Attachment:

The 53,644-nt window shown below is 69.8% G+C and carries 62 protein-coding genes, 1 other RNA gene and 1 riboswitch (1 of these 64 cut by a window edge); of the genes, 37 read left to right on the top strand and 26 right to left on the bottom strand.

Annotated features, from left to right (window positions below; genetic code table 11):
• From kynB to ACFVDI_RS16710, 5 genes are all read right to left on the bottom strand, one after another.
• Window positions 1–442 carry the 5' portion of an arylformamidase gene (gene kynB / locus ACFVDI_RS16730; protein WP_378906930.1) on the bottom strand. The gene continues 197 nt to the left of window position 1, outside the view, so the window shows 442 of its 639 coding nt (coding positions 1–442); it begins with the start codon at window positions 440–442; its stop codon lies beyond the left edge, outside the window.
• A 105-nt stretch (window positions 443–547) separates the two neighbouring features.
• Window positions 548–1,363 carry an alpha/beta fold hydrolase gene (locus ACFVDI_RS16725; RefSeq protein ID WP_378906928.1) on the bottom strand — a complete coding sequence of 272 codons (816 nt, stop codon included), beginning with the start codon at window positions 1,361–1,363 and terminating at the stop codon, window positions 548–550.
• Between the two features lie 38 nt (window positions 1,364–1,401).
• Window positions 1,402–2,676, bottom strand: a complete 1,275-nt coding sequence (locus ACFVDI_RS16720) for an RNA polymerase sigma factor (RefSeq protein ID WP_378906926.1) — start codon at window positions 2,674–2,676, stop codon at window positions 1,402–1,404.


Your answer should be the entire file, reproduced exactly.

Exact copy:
The 53,644-nt window shown below is 69.8% G+C and carries 62 protein-coding genes, 1 other RNA gene and 1 riboswitch (1 of these 64 cut by a window edge); of the genes, 37 read left to right on the top strand and 26 right to left on the bottom strand.

Annotated features, from left to right (window positions below; genetic code table 11):
• From kynB to ACFVDI_RS16710, 5 genes are all read right to left on the bottom strand, one after another.
• Window positions 1–442 carry the 5' portion of an arylformamidase gene (gene kynB / locus ACFVDI_RS16730; protein WP_378906930.1) on the bottom strand. The gene continues 197 nt to the left of window position 1, outside the view, so the window shows 442 of its 639 coding nt (coding positions 1–442); it begins with the start codon at window positions 440–442; its stop codon lies beyond the left edge, outside the window.
• A 105-nt stretch (window positions 443–547) separates the two neighbouring features.
• Window positions 548–1,363 carry an alpha/beta fold hydrolase gene (locus ACFVDI_RS16725; RefSeq protein ID WP_378906928.1) on the bottom strand — a complete coding sequence of 272 codons (816 nt, stop codon included), beginning with the start codon at window positions 1,361–1,363 and terminating at the stop codon, window positions 548–550.
• Between the two features lie 38 nt (window positions 1,364–1,401).
• Window positions 1,402–2,676, bottom strand: a complete 1,275-nt coding sequence (locus ACFVDI_RS16720) for an RNA polymerase sigma factor (RefSeq protein ID WP_378906926.1) — start codon at window positions 2,674–2,676, stop codon at window positions 1,402–1,404.